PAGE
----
Woohoo, qmail-scanner is installed correctly. Now it's time to tie qmail-scanner into qmail itself.
To instruct Qmail to use Qmail-Scanner as the alternative queuing mechanism, we add the following line to the SMTP "run" script right under the first line (#!/bin/sh):
QMAILQUEUE="/var/qmail/bin/qmail-scanner-queue.pl" export QMAILQUEUE
..and we change the "softlimit" in that same script...
change softlimit to 40000000
Note: It is absolutely vital that you change the "Softlimit" setting in this script. If you don't, qmail may fail to deliver mail!!!
So now the qmail-smtp/run file should look like this:
Once you've got the qmail-smtpd file modified, save the changes and exit from the file. Now we will finalize the qmail-scanner installation by going over some post-install configuration options. After that, we'll fire everything up and take qmail-scanner for a test drive!
and start it...
And a quick check of the qmail processes, just to be safe..
Now it's time to test the whole damn thing to see if Qmail-Scanner, Spamassassin and Clam AV are all working correctly. Fortunately, Qmail-Scanner comes with it's own testing script that does a fantastic job. So let's test it!
chmod 755 test_installation.sh
A successful test should produce the following output. 2 messages should be quarantined by Clam Antivirus in /var/spool/quarantine/new and 2 messages should be set to whatever mailbox you specified in the Qmail-scanner configuration script. Don't worry if you don't get virus notification emails. The normal notification emails that get sent out upon virus detection usually don't work during the test.
setting QMAILQUEUE to /var/qmail/bin/qmail-scanner-queue.pl for this test...
Sending standard test message - no viruses...
Sending eicar test virus - should be caught by perlscanner module...
Sending eicar test virus with altered filename - should only be caught by commercial anti-virus modules (if you have any)...
Sending bad spam message for anti-spam testing - In case you are using SpamAssassin...
Finished test. Now go and check Email for [email protected]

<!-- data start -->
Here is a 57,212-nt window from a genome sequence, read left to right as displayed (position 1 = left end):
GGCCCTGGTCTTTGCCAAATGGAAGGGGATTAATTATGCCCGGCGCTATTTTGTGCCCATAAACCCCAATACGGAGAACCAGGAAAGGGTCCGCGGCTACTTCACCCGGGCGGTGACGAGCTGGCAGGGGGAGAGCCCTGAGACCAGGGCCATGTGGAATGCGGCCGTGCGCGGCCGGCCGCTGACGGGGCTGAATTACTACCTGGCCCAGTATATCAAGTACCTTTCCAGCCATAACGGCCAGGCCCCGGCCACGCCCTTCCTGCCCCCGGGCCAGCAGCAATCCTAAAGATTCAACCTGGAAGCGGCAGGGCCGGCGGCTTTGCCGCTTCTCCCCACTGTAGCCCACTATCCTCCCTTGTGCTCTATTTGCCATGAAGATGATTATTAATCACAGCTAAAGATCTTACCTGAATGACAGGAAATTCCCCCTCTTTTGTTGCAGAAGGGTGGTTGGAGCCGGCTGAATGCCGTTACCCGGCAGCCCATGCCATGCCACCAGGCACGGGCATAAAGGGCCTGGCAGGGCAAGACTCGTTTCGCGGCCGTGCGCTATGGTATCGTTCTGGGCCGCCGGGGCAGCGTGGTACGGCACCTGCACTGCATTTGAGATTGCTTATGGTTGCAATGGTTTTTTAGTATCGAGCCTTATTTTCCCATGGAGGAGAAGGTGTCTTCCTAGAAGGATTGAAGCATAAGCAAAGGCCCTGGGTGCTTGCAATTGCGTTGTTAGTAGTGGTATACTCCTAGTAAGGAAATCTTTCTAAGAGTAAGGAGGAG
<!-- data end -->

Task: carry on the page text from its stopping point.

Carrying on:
If you get 2 messages in your inbox and you see 2 messages in the quarantine folder, it's time to crack open a cold one! You've successfully installed all 3 packages! Woohoo!
Summary of functionality:
If you've gotten to this point, you should have Clam Anti-Virus, Spamassassin and Qmail-Scanner all working together. When a messages comes into the server, Qmail-Scanner takes the message and pipes it out to both Clam Anti-Virus and Spamassassin. If the message contains a virus, Clam AV quarantines it a /var/spool/qmailscan/quarantine and then send a notification e-mail to whoever you specified in the Qmail-Scanner installation. If the message does not contain a virus, it is then scanned by Spamassassin. Depending on the score that Spamassassin assigns to the message and whether or not that score breaks the SPAM threshold set by you in the /var/qmail/.spamassassin/user_prefs file, Spamassassin will either let the message go unaltered to its destination or it will tag the message as SPAM. If the message is tagged as SPAM, it will still arrive at its destination, but with an altered "subject" that will signal to the recipient that this was tagged as SPAM. The text that gets appended to the "subject" of the e-mail is set in the /var/qmail/bin/qmail-scanner-queue.pl file. (For example: If you set qmail-scanner-queue.pl to tag all SPAM with "HI, I'M SPAM!", mail tagged as such will be delivered to the recipient with "HI, I'M SPAM" added to the subject. Once the message is tagged, the recipient can then configure his/her mail client to deal with those tagged message in whatever manner he/she sees fit.
This mirror last modified: Thursday, August 9th, 2012 15:58:51 CEST